We have observed about 19 Galactic GCs selected to span the whole range of different physical parameters (metallicity, concentration, density, HB morphology, mass, etc.); in more than 70 hours at VLT-UT2 with FLAMES we collected about 100 high resolution spectra of RGB stars in each GC. Analysing this large and homogeneous dataset, we plan to answer fundamental questions such as: (i) Were/Are GC stars really born in a single ``instantaneous'' burst? (ii) How do abundance anomalies within each individual GC relate to the formation and early evolution of the GC itself and of each individual cluster member?
Our analysis of the first clusters shows that:
a) in NGC 2808 the bulk of stars is O-rich, but the cluster does contain a lot of super O-poor stars, likely the counterparts of blue and extremely blue HB stars; O-poor and O-rich groups show hints of a different He content (Carretta et al. 2006). This cluster is the only one, apart from M 13, in which extreme O-depletion (down to dex is found.
b) the distribution of stars along the Na-O anti-correlation is different in NGC 6752, where more Na-poor/O-rich stars are found. This is somewhat at odds to the very blue population of this cluster (Carretta et al. 2007a), indicating that a simple link between HB morphology and chemical anomalies may be unrealistic.
c) NGC 6218 shows an anti-correlation too, similar to that observed in NGC 6752, in spite of the differences in the HB morphology. Furthermore, it is possible to see the presence of distinct Na-poor and Na-rich populations at the level of the RGB bump: we interpret this variation as the effect of two distinct populations having different bump luminosities, as predicted for different He content. To our knowledge, NGC 6218 is the first GGC where such a signature has been spectroscopically detected on the Red Giant Branch (Carretta et al. 2007b).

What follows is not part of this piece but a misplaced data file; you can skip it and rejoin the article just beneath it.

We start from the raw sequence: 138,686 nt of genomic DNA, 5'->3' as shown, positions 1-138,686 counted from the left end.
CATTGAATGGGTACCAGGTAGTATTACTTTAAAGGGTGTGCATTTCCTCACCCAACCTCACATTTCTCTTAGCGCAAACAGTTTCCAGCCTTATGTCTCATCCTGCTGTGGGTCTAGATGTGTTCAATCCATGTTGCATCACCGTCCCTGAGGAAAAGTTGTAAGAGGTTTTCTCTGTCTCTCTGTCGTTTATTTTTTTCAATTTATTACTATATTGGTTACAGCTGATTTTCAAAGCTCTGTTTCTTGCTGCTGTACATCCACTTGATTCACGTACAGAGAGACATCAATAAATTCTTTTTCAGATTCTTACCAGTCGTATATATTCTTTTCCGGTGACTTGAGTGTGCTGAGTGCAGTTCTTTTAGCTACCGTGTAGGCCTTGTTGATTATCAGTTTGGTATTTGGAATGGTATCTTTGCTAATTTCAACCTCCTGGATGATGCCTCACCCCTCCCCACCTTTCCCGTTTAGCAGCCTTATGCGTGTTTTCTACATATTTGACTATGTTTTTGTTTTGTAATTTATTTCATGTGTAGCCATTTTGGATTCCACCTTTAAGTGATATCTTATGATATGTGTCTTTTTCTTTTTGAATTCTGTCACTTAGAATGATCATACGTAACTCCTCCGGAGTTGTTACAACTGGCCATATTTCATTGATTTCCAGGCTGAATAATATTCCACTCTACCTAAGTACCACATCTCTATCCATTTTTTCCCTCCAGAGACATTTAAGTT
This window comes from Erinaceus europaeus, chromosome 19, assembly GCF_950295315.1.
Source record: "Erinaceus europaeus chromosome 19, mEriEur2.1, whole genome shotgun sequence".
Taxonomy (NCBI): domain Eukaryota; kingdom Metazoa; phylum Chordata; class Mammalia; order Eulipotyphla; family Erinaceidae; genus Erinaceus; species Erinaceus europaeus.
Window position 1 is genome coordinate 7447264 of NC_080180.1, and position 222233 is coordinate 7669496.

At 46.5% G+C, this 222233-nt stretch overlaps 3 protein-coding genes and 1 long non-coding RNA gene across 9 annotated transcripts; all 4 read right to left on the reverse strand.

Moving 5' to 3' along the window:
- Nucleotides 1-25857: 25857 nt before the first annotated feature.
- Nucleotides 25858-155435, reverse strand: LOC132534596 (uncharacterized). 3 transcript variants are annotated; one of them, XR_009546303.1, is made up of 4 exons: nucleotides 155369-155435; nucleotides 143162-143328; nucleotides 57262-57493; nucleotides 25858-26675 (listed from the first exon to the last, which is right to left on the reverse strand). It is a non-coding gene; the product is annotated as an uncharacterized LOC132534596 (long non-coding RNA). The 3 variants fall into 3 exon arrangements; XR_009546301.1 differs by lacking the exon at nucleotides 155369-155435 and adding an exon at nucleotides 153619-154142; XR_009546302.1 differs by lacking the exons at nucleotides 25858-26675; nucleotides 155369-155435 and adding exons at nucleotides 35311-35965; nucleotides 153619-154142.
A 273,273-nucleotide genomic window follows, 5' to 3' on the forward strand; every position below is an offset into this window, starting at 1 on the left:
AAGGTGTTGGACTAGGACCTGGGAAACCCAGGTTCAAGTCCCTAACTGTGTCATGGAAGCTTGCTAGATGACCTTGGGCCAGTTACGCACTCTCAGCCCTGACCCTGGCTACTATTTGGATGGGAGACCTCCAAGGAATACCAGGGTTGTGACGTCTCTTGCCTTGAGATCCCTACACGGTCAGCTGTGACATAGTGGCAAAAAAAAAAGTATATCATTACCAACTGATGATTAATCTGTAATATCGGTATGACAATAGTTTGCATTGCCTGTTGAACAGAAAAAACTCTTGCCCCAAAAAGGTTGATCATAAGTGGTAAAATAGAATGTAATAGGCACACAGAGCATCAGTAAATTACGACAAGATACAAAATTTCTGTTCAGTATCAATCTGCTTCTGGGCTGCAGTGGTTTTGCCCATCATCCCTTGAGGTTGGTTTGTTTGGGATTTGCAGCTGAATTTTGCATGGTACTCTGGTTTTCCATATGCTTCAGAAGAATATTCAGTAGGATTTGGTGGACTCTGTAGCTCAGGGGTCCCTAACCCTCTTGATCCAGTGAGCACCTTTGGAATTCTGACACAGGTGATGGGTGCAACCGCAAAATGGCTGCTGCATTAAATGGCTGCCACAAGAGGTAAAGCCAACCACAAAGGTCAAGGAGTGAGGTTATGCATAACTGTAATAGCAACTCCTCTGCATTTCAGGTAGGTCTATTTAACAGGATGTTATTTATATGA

d) the two peculiar bulge clusters NGC 6441 and NGC 6388 present a Na-O anti-correlation, seen for the first time in this GC population (Gratton et al. 2006, Carretta et al. 2007c).
In addition to the GIRAFFE data on NGC 2808, Science Verification spectra taken with UVES/FLAMES@VLT of a sample of 20 RGB stars in a range of about 3 mag from the RGB tip, were used to derive the detailed chemical composition of this peculiar and massive cluster. Results for light proton-capture elements (O, Na, Mg, Al) were combined with literature samples for other clusters to study the relation of the anti-correlation extent with structural and orbital parameters (Carretta 2006). The main result is that chemical anomalies are more pronounced in GGCs with more eccentric orbits in the Galaxy. As a consequence, they spend most of their lifetime in a relatively undisturbed environment. To the contrary, clusters near the bulge or the Galactic plane show a modest extent of anti-correlation.
This work is in collaboration with Gratton, Lucatello, Desidera, Momany
(INAF-Padova Obs.), Piotto (Univ. of Padova), Ferraro (Univ. of Bologna),
D'Antona (INAF-Roma Obs.), Leone, Catanzaro (INAF-Catania Obs.), Cassisi
(INAF-Teramo Obs.), Moehler (ESO),
François (Obs. Paris), Recio-Blanco (Obs. Nice) and many more.
This project received funding by INAF-PRIN 2005.